Thursday, September 20, 2012

September 20, 2012 10:00 PM—Phones

Phones here are a funny thing.  As I said in a recent post, most people here never had landlines.  When mobile phones hit Uganda, people went from having no phone at all to having a mobile phone.  But phones here are not an interesting topic because of the drastic introduction that happened here.  The way that Ugandans treat the use of a phone is, to me and probably many Americans, very unusual.

Ugandans will often “flash” someone else’s phone.  This does not involve removing any clothes or anything of that nature (despite what you may have thought).  Instead, it means that they will call someone’s phone and let it ring only once before hanging up.  Then they will wait for that person to call back.  They do this because either they have no airtime (which is basically minutes on their phone) or because they don’t want to pay for the call (a call doesn’t cost anything until someone on the other end answers).  I feel like most Americans would find this rude.  It would come off as “I want to talk to you, but I’m too cheap to pay for the call.”  But in this culture, it is accepted more often than not.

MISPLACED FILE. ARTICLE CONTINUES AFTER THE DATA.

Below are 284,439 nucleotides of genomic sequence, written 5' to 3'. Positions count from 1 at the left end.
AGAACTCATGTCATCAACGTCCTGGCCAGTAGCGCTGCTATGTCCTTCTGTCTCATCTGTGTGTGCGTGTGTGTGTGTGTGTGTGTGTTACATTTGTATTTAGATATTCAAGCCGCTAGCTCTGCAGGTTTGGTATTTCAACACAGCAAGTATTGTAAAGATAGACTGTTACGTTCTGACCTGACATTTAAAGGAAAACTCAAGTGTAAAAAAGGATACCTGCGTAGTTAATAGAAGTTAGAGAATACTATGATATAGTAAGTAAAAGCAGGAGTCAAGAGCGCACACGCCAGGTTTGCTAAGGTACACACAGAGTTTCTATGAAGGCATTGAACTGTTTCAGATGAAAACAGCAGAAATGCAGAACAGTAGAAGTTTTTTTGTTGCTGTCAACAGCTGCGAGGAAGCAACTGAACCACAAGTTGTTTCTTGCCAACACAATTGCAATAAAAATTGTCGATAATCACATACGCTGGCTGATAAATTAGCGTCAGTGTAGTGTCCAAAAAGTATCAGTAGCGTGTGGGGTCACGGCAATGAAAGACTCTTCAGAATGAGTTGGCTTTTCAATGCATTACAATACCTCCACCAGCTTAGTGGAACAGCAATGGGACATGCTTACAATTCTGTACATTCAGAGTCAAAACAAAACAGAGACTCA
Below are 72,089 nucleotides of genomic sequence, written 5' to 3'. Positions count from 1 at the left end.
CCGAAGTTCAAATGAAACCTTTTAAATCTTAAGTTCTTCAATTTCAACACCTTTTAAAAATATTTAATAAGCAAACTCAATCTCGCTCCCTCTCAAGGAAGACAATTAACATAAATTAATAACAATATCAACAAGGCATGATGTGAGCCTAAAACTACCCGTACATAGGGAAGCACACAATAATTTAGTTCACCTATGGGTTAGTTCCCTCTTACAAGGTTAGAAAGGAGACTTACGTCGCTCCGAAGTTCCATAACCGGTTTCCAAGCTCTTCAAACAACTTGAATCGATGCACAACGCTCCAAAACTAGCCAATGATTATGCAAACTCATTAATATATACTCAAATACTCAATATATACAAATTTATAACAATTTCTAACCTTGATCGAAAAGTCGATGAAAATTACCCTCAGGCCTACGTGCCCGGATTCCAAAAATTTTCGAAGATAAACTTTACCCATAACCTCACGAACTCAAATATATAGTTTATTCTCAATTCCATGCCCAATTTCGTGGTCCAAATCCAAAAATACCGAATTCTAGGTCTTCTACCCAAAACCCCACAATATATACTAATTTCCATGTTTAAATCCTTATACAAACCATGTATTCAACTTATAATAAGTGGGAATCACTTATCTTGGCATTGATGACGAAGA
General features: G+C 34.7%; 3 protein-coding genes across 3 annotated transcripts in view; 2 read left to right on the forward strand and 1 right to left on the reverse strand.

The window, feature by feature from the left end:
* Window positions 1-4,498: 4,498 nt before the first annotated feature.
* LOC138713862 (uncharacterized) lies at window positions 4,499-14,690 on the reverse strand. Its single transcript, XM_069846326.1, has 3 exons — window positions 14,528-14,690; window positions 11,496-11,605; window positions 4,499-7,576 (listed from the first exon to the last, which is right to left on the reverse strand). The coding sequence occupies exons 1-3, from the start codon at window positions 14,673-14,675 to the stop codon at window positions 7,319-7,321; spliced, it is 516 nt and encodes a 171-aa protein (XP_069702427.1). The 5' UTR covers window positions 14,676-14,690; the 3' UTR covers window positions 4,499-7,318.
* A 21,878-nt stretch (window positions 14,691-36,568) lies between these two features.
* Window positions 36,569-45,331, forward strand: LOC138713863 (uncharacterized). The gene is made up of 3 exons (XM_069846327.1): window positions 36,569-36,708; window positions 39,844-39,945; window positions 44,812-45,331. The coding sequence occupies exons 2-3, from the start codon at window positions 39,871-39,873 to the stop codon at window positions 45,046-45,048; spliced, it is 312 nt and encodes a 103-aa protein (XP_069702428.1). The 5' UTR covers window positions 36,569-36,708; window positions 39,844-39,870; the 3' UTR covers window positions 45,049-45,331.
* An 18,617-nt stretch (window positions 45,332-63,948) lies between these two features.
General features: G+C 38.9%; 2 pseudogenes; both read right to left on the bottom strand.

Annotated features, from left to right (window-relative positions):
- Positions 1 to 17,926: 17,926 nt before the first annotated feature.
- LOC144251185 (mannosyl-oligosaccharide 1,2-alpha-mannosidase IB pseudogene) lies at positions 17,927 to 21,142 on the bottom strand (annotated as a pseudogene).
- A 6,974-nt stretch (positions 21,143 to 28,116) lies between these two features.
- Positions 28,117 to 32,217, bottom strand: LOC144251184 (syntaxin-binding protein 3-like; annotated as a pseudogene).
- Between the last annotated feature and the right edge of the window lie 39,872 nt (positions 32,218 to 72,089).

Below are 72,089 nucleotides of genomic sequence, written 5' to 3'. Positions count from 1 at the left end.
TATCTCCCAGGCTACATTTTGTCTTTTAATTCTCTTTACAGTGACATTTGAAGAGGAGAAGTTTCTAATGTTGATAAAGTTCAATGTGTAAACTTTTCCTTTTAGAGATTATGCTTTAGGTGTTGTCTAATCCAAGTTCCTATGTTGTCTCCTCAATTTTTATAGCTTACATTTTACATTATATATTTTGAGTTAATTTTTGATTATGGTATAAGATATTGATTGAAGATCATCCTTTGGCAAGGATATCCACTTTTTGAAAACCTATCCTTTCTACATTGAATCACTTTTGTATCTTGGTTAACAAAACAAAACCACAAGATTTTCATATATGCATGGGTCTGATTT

Ugandans also don’t believe in turning off their phones, or at least putting them on vibrate, during a meeting.  In fact, not only will they let their phone ring out loud during a meeting, they will also sometimes answer it without even leaving the room.  This is something that always bothers me, because they never seem to mind disturbing other people or interrupting an entire meeting for themselves.

One thing that really entertains me about phones here is that many Ugandans have ridiculous ringtones.  For example, a man will have what I would consider to be a very feminine ringtone.  The deputy headteacher at my school has A Thousand Miles by Vanessa Carlton as his ringtone.  Not what I would call very manly.  Another very popular ringtone on many phones here is Barbie Girl by Aqua.  These always make me laugh a little.

I think people here are still adjusting to the constant line of communication that they have with each other.  Maybe over time some of these things will change, but odds are the culture will remain set in their ways.

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